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Ammon Bundy has added a second Utah defense attorney — white-collar crimes lawyer Marcus Mumford — to his legal team working to prove that Bundy did not break the law when he and fellow anti-federal-government protesters staged an armed occupation of an Oregon wildlife refuge.

Mumford is the counsel to the Utah Republican Party and has represented several high-profile clients in recent years, including winning acquittals on fraud charges for Rick Koerber and securing the release of Marc Sessions Jenson, one of the accusers in the scandal involving former attorneys general Mark Shurtleff and John Swallow.

Mumford said he had been contacted by Bundy's current legal team and members of his family to consult on Bundy's defense and later was asked to take a more active role in the case.

"They didn't see the defense developing and wanted a little bit of a different direction," Mumford said.

Two weeks ago, Bundy also hired Morgan Philpot, a former state legislator and current candidate for Utah Senate. Mumford said the two likely will travel to and from Oregon frequently to work on the defense.

Mumford said one of their top priorities will be to try to have Bundy released from prison, where Mumford said he and his co-defendants are in solitary confinement and cannot discuss their case with their attorneys without prison officials nearby.

He said it also appears that confidential communication between Bundy and his attorneys has been turned over to prosecutors in the case, which is a violation of Bundy's attorney-client privilege.

Bundy is charged with weapons violations and conspiracy to impede officers. He and 25 others were arrested in connection with a 41-day armed occupation of the Malheur Wildlife Refuge in Burns, Ore., in January and February. The defendants have said they were protesting in support of two ranchers who were ordered to return to prison to fulfill a mandatory minimum sentence for a series of fires on federal lands.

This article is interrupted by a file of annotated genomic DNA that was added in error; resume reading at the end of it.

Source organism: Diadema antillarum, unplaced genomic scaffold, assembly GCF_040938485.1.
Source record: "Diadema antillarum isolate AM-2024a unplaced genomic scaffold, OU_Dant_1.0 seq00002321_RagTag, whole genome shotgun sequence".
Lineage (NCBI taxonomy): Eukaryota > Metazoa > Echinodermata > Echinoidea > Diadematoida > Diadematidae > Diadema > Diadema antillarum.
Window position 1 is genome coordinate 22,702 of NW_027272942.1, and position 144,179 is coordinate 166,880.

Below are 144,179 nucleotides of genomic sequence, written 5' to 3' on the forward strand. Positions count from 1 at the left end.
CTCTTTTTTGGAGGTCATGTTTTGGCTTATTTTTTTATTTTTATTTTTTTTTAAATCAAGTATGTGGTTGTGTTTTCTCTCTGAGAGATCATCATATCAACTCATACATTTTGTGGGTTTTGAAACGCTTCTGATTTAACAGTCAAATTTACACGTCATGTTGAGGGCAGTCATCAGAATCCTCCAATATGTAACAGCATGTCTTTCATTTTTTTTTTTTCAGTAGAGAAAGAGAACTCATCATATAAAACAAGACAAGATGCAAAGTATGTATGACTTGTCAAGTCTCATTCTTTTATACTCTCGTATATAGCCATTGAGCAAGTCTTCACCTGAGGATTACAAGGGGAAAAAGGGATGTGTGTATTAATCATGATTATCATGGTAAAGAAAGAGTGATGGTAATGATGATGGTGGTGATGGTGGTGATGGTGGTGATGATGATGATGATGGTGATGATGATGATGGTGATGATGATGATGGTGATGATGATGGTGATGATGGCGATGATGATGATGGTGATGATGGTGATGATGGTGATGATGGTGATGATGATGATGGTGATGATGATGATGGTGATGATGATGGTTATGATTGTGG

Mumford said the defense will deal with fundamental free speech issues; they plan to argue that Bundy and others did not break the law during the occupation.

"We're talking about fundamental issues of whether a citizen can assert their rights regarding the public lands without being accused of a conspiracy," Mumford said. "The prosecution appears to be more politically motivated than motivated by criminal law."

Mumford said that on the morning Bundy was arrested, there was communication "among the highest levels of the federal government" saying that Bundy needed to be stopped because "the cancer is spreading."

"In other words, they were being too effective in their political protest, so the government had to come in and accuse these men of a criminal act to discredit their political speech," he said.

Mumford also says it is misleading to characterize Bundy's actions as an "armed occupation." Instead, he said, the protesters were merely "open carrying" their weapons.

"There was no brandishing or anything," he said. "We're talking about the distinctions the law has to make. It can't be illegal just because you go in to establish an adverse possession claim against the government and you happen to be open carrying; that doesn't make it an armed invasion."

A status conference in the case is scheduled for June 15. A trial date is tentatively set for September.

Twitter: @RobertGehrke